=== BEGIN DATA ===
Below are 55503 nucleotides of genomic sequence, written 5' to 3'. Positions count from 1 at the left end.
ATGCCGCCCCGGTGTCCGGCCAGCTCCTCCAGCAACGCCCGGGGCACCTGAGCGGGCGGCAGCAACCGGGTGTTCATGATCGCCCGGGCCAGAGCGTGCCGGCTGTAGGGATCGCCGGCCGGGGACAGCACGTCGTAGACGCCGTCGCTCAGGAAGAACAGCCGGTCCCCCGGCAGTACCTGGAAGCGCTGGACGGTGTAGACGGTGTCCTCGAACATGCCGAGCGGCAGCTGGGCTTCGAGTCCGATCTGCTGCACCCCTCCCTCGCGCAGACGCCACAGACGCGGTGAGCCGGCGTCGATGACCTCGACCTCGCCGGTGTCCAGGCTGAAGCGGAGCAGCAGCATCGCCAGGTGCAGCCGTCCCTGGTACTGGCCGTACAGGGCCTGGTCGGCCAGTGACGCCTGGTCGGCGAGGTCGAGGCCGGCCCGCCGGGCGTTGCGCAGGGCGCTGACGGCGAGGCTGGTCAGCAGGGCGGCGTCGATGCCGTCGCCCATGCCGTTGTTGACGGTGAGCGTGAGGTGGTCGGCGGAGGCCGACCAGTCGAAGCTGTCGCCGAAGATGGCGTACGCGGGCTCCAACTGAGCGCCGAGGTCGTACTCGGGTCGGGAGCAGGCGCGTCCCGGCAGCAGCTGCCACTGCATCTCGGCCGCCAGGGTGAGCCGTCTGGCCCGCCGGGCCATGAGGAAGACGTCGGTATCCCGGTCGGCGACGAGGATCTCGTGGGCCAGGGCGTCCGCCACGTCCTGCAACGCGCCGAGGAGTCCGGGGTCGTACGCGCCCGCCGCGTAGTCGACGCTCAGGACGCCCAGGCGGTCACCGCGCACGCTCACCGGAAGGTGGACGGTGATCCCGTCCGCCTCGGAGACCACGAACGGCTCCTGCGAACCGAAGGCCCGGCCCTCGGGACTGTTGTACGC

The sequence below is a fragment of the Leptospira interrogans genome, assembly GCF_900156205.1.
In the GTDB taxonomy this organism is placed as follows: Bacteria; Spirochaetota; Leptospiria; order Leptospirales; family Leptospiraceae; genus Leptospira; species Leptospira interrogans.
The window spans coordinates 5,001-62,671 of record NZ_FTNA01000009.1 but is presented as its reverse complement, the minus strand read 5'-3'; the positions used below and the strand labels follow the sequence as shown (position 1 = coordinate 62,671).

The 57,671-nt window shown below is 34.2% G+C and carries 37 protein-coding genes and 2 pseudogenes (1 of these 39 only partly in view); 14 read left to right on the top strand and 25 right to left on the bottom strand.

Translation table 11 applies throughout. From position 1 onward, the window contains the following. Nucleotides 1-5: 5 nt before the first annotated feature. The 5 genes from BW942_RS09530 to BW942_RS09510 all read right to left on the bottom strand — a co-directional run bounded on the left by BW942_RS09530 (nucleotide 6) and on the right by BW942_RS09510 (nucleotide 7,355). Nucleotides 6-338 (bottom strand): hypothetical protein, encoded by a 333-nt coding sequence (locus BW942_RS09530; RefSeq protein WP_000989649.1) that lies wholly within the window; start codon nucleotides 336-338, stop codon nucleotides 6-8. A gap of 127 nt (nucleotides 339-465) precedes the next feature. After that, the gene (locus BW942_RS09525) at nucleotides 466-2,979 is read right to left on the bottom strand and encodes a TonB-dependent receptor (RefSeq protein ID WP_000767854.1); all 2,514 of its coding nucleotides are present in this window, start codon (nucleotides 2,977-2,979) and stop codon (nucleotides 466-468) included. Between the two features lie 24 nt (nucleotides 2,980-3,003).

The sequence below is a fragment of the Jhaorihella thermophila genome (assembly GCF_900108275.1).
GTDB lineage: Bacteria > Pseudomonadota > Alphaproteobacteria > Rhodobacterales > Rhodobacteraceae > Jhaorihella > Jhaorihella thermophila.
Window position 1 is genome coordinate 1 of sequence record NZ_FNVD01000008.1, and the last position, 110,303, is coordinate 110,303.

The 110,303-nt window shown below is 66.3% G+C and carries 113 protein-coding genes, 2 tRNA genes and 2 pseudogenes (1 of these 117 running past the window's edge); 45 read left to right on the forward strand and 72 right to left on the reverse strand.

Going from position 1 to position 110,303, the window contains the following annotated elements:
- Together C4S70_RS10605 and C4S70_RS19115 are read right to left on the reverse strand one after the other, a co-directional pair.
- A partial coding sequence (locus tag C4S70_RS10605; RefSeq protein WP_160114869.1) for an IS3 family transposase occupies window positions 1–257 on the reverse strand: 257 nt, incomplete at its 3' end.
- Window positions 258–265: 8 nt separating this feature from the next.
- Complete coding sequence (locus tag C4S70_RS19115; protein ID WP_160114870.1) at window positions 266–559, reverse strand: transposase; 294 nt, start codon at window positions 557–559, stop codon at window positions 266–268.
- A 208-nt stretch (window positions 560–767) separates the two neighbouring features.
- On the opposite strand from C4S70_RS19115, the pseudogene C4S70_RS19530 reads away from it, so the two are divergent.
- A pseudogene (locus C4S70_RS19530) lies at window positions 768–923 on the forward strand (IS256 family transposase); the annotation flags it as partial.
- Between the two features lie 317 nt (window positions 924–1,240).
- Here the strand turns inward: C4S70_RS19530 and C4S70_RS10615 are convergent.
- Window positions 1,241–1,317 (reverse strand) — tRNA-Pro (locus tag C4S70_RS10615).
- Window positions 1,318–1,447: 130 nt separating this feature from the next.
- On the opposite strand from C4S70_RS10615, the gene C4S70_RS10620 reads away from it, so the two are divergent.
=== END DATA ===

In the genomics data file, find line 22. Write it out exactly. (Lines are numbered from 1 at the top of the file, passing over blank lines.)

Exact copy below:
- Window positions 1,241–1,317 (reverse strand) — tRNA-Pro (locus tag C4S70_RS10615).